ISSUE 5 · FALL 2010




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Copyright © 2010

Travis Blankenship





Molesting the Legend

TRAVIS BLANKENSHIP



Criss-crossed over a calendar of Sundays, unsuspecting,

lazy days of partly cloudy and windy, sunny hours,

a team of adolescent seers scours the muddy pavement

of thatched river roads, where the people

who watch animals’ curing pelts

morph into paychecks on telephone poles

take no heart in magical occurrences

beyond the still-existent fur trade.

There the young seers gather squirrel bones in a chitterlings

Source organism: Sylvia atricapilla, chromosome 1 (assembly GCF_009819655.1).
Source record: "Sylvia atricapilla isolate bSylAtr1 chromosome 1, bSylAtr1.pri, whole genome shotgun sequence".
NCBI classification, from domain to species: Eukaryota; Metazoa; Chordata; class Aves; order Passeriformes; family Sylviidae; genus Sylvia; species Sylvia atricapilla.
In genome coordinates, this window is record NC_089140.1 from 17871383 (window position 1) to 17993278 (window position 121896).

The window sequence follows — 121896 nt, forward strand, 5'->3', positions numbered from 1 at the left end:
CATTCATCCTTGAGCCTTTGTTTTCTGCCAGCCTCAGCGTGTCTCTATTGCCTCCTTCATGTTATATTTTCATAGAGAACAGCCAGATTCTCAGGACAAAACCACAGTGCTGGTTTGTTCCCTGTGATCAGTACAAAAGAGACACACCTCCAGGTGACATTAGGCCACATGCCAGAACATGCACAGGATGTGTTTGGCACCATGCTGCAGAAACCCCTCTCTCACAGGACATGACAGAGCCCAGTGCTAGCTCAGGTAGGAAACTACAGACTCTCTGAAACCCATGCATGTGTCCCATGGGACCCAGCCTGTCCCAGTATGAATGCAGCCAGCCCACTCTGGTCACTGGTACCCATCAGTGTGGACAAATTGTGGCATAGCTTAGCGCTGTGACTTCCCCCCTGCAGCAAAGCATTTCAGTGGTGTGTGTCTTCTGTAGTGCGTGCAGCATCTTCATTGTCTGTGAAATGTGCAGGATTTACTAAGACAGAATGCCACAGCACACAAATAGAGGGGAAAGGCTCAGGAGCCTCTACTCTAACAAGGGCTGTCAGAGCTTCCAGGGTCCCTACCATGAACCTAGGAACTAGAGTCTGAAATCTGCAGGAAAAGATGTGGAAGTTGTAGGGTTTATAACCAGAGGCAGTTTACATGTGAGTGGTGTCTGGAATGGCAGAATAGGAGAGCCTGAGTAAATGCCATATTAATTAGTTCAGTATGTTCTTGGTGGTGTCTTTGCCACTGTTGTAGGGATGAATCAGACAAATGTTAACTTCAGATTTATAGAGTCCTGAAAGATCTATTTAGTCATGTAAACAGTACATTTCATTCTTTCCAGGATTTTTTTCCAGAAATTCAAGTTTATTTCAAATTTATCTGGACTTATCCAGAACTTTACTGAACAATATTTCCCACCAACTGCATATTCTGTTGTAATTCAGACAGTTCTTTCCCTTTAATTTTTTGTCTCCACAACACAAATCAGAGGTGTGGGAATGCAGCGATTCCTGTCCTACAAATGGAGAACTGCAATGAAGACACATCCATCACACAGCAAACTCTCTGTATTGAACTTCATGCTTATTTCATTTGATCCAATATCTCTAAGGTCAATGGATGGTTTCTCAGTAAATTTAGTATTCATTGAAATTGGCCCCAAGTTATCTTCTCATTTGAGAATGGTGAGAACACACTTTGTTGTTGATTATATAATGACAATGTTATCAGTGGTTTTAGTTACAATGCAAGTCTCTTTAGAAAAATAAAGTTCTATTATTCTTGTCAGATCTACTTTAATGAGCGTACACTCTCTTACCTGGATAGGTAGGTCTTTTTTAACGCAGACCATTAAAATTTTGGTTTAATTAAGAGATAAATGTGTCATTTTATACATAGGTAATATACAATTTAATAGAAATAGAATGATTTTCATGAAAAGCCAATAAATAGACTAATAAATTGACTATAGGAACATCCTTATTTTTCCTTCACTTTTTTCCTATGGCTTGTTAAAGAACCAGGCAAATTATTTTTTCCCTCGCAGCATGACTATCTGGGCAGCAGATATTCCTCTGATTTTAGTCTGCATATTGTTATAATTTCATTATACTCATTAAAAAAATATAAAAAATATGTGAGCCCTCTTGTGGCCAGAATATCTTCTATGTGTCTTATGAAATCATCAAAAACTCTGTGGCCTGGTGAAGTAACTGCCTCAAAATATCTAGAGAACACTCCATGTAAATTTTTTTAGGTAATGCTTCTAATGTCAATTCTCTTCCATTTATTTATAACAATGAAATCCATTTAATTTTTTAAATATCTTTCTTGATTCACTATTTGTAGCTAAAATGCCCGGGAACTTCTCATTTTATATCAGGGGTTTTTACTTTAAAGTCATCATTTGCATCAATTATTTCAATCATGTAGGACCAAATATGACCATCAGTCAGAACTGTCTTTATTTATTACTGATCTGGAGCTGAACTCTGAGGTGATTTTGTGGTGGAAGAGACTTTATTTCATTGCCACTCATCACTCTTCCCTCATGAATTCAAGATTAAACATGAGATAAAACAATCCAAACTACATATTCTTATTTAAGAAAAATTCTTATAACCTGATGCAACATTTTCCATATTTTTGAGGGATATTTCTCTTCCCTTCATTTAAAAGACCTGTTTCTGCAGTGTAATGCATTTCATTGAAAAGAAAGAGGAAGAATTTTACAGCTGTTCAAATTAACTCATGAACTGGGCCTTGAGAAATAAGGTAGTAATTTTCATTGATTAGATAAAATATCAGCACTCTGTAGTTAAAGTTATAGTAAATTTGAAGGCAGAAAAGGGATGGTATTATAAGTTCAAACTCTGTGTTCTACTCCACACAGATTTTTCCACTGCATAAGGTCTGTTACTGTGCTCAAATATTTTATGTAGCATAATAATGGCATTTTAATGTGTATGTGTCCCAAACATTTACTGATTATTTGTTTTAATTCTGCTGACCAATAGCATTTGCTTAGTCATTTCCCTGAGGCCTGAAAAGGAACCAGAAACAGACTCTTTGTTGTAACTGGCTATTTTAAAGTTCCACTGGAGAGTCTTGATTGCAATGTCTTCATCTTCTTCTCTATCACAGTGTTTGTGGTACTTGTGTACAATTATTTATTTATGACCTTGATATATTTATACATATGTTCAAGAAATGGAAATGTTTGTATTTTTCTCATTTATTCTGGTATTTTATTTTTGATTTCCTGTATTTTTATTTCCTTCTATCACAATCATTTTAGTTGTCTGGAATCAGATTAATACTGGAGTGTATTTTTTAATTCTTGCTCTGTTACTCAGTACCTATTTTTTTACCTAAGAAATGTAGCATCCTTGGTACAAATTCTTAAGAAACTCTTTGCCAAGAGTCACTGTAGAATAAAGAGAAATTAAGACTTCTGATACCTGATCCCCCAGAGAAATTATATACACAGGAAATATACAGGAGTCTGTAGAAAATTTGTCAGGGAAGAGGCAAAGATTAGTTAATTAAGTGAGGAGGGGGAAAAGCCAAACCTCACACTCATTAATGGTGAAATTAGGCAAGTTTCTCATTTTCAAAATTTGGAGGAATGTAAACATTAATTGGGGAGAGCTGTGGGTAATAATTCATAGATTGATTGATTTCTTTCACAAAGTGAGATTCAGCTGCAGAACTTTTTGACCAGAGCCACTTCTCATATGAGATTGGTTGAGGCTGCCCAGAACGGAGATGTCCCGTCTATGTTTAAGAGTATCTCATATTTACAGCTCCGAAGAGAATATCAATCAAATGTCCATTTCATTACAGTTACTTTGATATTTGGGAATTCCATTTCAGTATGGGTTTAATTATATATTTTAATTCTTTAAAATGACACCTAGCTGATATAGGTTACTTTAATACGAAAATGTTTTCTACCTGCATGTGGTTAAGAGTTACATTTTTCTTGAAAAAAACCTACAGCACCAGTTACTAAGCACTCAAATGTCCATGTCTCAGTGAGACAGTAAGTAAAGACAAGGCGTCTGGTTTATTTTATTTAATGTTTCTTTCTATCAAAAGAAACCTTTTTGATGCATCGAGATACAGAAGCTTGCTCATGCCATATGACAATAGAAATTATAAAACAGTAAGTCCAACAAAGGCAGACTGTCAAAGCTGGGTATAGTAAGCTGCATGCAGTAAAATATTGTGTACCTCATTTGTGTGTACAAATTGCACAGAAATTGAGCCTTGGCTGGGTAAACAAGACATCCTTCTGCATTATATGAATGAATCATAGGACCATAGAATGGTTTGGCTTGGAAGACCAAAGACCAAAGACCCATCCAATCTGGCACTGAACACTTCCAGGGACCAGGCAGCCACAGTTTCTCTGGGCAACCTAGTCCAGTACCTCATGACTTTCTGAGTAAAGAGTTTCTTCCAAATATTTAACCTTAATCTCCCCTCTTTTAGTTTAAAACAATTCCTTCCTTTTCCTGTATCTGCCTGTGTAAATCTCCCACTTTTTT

bucket they

carry between them. With femurs and vertebrae,

the children erect skeleton towers

until the collected remains are used,

and a city of roadkill or natural causes

sprawls down the dirty street.

Whole fields of ants begin

to populate the wobbling structures

as they strip the structures

to the beams of bone, cleave the carrion fragments.

But the ants pour. They pile

and confine their metasoma in a poisonous mess,

yet the Tiresias clan jeer and dance along

their new city’s limits even when

the basement of legs and mandibles gives out

and crushed ant carapaces ooze from the squirming statue

like wet concrete. Mothers soon come

with brooms and dustpans to clear the prediction—

the way gypsies cover their trochomancy—

and free themselves of both trespass and certainty.